Since the founding of the US, the postal service has delivered mail quickly and securely from any place in the country to any other place in it, all for a price anyone could afford. Now many corporations and members of congress want to break up this birthright and hand it over to private, profit-making companies. Willie Goshell is an officer in the National Association of Letter Carriers and active in the Portland Campaign to Save Our Post Office. Here he talks with Bill Resnick about how much we would be losing if Postal Service gets privatized, and what we can do to stop it. 19:03 minutes (13.08 MB)
A healthy economy is one that is growing; but how long can a healthy planet sustain a growing economy? In a recent blog post, Alyssa Röhricht lays out the contradiction between capitalism and the survival of life on Earth. Tom Becker reads it for us. 8:14 minutes (5.66 MB)
The Old Mole's Literary Critic Larry Bowlden review Portland writer Tom Spanbauer's 2006 coming of age novel Now Is the Hour about a boy growing up and away from his small hometown. Larry finds that Spanbauer "captures both the humor and the heartache of trying to grow up into one's sexuality, especially when faced with criticism on almost all fronts."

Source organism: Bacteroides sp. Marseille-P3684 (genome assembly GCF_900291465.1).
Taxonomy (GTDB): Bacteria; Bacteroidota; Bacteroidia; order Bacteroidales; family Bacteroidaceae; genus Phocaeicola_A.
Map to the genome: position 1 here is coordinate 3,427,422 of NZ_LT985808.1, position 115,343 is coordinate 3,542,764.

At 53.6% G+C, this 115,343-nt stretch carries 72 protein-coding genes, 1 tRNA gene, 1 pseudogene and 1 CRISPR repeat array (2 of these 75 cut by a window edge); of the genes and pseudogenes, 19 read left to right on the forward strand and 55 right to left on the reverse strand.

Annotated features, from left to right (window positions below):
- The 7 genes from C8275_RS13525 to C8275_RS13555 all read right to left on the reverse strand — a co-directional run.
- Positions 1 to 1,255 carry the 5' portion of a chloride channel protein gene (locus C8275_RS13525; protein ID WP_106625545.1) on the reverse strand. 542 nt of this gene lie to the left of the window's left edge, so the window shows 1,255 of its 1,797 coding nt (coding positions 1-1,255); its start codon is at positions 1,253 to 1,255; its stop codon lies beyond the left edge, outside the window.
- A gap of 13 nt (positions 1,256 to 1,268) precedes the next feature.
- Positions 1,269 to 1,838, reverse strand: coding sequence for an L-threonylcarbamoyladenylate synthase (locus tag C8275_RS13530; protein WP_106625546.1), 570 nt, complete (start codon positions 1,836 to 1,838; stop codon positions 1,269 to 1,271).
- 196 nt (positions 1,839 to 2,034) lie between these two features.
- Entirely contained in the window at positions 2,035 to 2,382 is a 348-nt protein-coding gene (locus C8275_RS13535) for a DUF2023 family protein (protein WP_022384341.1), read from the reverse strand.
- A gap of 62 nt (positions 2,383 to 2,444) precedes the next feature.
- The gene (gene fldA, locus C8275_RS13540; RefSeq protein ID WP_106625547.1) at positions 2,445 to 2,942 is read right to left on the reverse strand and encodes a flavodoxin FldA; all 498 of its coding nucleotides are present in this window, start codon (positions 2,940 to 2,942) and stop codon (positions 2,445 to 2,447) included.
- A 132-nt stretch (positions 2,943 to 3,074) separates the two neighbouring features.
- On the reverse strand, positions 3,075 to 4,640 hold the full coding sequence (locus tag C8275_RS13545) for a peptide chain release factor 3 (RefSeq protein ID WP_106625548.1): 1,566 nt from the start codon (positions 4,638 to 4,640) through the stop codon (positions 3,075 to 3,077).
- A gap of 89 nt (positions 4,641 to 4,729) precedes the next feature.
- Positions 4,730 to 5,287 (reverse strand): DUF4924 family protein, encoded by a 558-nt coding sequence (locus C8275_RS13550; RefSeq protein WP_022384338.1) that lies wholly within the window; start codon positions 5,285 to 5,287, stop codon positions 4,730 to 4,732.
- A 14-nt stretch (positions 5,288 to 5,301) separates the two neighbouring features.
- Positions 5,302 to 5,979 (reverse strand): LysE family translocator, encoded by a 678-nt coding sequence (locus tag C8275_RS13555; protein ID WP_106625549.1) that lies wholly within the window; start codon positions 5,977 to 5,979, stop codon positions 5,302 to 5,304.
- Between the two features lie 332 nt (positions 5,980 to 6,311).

More of Larry's find reviews can be found here.
6:12 minutes (4.26 MB)
Today's Old Mole features the music of Fred Ho, composer, saxophonist, writer, and radical political activist who died in April. In this segment, we hear some of the musical selections played on the show, the first with an introduction by Ho himself. These are followed by a conversation with the Mole's radical musicologist Brad Duncan and Joe Clement in which they explore his music and his life and politics. 13:23 minutes (9.19 MB)
Tom Becker hosts this latest report from the Old Mole, and we hear about threats to privatize our Postal Service; the contradiction between capitalism and a survivable planet; a novel about coming of age in a small town; and the music and radical politics of saxophonist Fred Ho who died recently.
You can hear the whole show by using the play button below. To hear individual segments, follow the links below. You can keep up with us on Facebook -- become our friend and receive links to shows and other interesting stuff. Or leave a comment in the comment section on this page. 51:38 minutes (35.46 MB)